What are primary health services?
Primary health services are broadly defined as the services provided at the first point of contact with the health system. Within a given year, over 90% of citizens receive some form of primary health service. Typically, we think of situations like visiting the doctor, getting a checkup from a nurse practitioner at a clinic, or being checked out in the emergency room following an accident. Most of the attention goes to the idea of primary care practitioners, the most typical of which are family doctors and nurse practitioners. Depending on the organization measuring primary care, other services may be included. Primary health services include routine care (such as screenings, check-ups and management of chronic health conditions), care for urgent but minor or common health problems, maternity and child care, health promotion and disease prevention, and nutrition counseling.
The model of primary care used by the New Brunswick Health Council includes:
As we move beyond the basic idea of primary health services, we begin to see organizations making different choices about how to classify care. For example, visiting a pharmacist to receive a flu shot, is this a primary health service, or is this more of a supportive/specialty service? When an ambulance comes and gets us at the scene of an accident, is this primary health service, or is this a pre-acute care service? Are the services of a physiotherapist supportive/specialty when they are prescribed by a family doctor, and do they become primary care services if the patient makes the initial visit directly to the therapist? What about mental health services?
As you can see there are multiple answers, and this is the reason why it is very important to know what is included in an organization’s model of primary health services, in order to understand their data and observations.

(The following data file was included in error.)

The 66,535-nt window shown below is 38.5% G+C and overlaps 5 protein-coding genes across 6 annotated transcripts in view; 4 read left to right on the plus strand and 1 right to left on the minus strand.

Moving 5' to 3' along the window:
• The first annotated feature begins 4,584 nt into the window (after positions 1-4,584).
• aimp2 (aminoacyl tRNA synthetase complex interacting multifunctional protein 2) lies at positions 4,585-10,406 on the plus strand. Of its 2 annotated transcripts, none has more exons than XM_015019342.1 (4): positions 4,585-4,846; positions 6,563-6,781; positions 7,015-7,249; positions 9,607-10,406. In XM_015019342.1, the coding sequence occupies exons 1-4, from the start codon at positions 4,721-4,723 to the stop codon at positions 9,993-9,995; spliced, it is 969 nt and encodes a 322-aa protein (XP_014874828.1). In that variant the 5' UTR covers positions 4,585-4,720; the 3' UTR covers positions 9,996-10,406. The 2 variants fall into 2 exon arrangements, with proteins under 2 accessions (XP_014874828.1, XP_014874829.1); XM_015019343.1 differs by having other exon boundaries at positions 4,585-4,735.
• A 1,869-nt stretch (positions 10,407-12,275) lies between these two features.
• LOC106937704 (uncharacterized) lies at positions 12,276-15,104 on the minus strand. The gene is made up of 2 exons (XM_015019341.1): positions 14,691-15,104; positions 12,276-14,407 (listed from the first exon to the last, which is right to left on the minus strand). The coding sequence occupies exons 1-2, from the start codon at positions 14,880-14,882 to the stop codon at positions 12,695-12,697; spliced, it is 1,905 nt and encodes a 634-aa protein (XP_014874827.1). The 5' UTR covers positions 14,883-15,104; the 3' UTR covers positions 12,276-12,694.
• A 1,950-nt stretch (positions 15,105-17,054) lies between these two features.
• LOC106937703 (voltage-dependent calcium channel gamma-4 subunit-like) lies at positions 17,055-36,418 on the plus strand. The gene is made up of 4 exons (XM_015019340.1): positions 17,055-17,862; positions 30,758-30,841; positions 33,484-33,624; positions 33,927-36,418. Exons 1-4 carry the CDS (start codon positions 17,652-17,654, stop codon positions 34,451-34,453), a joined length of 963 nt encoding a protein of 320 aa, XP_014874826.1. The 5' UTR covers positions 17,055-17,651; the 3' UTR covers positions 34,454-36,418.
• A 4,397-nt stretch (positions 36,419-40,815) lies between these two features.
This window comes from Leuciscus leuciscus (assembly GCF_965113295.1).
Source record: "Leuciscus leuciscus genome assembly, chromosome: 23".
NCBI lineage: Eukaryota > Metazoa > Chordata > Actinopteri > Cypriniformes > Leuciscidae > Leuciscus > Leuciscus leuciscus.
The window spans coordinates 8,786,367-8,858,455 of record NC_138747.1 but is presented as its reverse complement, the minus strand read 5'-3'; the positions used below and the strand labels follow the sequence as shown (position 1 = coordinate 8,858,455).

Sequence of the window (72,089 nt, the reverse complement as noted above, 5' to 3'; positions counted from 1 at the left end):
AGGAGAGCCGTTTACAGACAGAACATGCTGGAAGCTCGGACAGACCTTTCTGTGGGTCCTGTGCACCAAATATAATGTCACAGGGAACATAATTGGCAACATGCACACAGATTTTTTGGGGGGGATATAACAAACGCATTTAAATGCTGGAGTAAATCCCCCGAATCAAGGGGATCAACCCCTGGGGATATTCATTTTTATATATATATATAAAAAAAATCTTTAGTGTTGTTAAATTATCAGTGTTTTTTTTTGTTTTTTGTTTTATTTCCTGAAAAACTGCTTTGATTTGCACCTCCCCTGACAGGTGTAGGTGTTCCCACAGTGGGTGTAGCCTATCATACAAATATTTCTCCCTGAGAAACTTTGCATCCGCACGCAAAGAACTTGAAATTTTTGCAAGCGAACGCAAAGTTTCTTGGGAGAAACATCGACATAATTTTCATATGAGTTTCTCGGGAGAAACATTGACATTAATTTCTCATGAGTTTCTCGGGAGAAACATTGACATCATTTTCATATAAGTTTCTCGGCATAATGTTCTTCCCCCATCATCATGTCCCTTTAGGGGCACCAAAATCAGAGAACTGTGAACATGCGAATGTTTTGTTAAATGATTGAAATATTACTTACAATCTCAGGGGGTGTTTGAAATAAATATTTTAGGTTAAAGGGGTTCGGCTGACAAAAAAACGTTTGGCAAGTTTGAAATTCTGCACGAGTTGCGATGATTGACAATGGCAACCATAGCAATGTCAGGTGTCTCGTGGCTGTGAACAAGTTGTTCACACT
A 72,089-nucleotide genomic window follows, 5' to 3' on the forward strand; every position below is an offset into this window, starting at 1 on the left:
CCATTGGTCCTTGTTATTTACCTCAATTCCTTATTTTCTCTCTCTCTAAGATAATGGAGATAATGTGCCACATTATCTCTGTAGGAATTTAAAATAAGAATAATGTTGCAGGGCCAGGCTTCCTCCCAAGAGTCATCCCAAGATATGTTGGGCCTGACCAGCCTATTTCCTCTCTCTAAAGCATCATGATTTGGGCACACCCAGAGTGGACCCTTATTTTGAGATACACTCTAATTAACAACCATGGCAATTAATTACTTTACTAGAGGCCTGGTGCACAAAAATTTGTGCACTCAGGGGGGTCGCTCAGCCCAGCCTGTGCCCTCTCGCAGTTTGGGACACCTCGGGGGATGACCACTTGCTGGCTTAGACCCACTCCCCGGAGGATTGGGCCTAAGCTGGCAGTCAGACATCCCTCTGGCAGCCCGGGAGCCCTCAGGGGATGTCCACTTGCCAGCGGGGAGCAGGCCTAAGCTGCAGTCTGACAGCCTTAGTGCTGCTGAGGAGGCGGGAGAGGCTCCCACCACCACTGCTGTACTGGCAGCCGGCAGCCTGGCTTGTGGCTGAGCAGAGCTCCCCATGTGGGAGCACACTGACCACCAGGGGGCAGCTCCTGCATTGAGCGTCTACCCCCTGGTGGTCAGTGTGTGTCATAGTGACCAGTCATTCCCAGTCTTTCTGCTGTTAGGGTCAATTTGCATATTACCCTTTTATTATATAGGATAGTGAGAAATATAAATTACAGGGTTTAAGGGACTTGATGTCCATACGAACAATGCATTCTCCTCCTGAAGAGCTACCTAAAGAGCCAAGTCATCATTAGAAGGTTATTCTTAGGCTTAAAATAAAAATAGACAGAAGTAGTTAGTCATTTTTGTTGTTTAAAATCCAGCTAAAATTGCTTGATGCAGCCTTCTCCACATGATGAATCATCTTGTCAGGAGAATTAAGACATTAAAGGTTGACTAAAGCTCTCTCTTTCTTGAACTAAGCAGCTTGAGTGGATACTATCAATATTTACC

While there are a number of services that are included in the NBHC's Primary health model, the majority of our measuring, monitoring and evaluating is focused on family physicians and nurse practitioners. In our primary health services survey you will find a number of indicators that measure the care experience of the New Brunswick citizens with these two types of primary care professionals.
Regular places of care for New Brunswickers
6 in 10 New Brunswickers see their family doctor most often when they need care. Close to 1 in 10 (70,000 New Brunswickers) go directly to the emergency room.
Accessibility and appropriateness
There is much discussion about primary health services, both in New Brunswick and elsewhere. The reason for this is that research experience has shown that strong responsive primary health services can help to better support population health, as well as to reduce the overall cost of providing health services for a jurisdiction.Two key dimensions of quality that influence how much benefit can be received from primary health services are accessibility and appropriateness.
One way to know if a decision helps improve accessibility and appropriateness is to test it against the following five criteria: right patient, right provider, right care, right time, right venue. If every encounter in the health system (i.e. a visit to a primary care provider, a hospitalization, home care) met each of these five criteria, then optimal care and value will have been provided.
|Right patient||Right provider||Right care||Right time||Right venue|
|Are care choices matched to individual patient characteristics and preferences?||Does the scope of practice meet the needs to deliver care?||Is the care evidence-based?||Is the care delivered in a timely manner based on agreed upon performance targets?||Is the setting suited to provide safe and efficient delivery of care?|
Overall, strong primary health services provide great benefit to New Brunswickers, both as a current support for their health, and also for long-term benefit to the health care system, by reducing costs and improving quality.